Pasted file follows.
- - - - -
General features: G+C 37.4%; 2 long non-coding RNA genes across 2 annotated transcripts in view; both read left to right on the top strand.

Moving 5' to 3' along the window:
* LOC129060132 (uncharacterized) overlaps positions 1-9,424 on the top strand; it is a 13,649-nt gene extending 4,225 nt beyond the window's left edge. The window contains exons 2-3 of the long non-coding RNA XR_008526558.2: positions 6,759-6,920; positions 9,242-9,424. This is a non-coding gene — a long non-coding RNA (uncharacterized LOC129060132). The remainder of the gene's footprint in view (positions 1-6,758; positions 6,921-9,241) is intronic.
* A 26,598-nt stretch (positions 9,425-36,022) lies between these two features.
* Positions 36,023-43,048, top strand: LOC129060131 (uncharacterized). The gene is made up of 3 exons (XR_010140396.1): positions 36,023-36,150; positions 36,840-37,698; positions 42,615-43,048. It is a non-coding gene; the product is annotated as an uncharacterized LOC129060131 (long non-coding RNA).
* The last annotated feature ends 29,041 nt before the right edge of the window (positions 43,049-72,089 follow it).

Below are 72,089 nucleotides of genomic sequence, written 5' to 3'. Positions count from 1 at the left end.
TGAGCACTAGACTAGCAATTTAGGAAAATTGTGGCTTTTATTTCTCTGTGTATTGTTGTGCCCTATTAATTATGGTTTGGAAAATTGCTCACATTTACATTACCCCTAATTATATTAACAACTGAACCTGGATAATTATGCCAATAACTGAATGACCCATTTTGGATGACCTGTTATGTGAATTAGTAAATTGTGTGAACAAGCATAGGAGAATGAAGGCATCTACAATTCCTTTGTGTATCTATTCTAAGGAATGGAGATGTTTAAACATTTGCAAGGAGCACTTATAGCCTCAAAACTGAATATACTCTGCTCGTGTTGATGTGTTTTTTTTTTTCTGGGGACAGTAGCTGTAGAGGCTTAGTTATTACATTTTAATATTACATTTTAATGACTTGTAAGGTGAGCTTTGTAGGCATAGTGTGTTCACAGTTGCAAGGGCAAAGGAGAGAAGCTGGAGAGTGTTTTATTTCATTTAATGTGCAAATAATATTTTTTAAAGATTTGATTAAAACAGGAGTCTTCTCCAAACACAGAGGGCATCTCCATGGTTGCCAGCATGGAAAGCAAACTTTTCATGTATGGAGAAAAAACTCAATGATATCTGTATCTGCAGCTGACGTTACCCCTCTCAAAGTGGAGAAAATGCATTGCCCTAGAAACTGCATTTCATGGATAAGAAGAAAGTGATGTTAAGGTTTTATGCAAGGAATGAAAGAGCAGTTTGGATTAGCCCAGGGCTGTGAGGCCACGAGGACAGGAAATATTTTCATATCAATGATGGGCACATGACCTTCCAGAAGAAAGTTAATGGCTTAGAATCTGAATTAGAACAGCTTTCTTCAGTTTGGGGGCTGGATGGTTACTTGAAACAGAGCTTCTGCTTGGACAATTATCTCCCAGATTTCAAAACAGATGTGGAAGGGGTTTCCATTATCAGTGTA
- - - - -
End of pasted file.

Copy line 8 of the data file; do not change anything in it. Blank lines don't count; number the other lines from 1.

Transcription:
TGAGCACTAGACTAGCAATTTAGGAAAATTGTGGCTTTTATTTCTCTGTGTATTGTTGTGCCCTATTAATTATGGTTTGGAAAATTGCTCACATTTACATTACCCCTAATTATATTAACAACTGAACCTGGATAATTATGCCAATAACTGAATGACCCATTTTGGATGACCTGTTATGTGAATTAGTAAATTGTGTGAACAAGCATAGGAGAATGAAGGCATCTACAATTCCTTTGTGTATCTATTCTAAGGAATGGAGATGTTTAAACATTTGCAAGGAGCACTTATAGCCTCAAAACTGAATATACTCTGCTCGTGTTGATGTGTTTTTTTTTTTCTGGGGACAGTAGCTGTAGAGGCTTAGTTATTACATTTTAATATTACATTTTAATGACTTGTAAGGTGAGCTTTGTAGGCATAGTGTGTTCACAGTTGCAAGGGCAAAGGAGAGAAGCTGGAGAGTGTTTTATTTCATTTAATGTGCAAATAATATTTTTTAAAGATTTGATTAAAACAGGAGTCTTCTCCAAACACAGAGGGCATCTCCATGGTTGCCAGCATGGAAAGCAAACTTTTCATGTATGGAGAAAAAACTCAATGATATCTGTATCTGCAGCTGACGTTACCCCTCTCAAAGTGGAGAAAATGCATTGCCCTAGAAACTGCATTTCATGGATAAGAAGAAAGTGATGTTAAGGTTTTATGCAAGGAATGAAAGAGCAGTTTGGATTAGCCCAGGGCTGTGAGGCCACGAGGACAGGAAATATTTTCATATCAATGATGGGCACATGACCTTCCAGAAGAAAGTTAATGGCTTAGAATCTGAATTAGAACAGCTTTCTTCAGTTTGGGGGCTGGATGGTTACTTGAAACAGAGCTTCTGCTTGGACAATTATCTCCCAGATTTCAAAACAGATGTGGAAGGGGTTTCCATTATCAGTGTA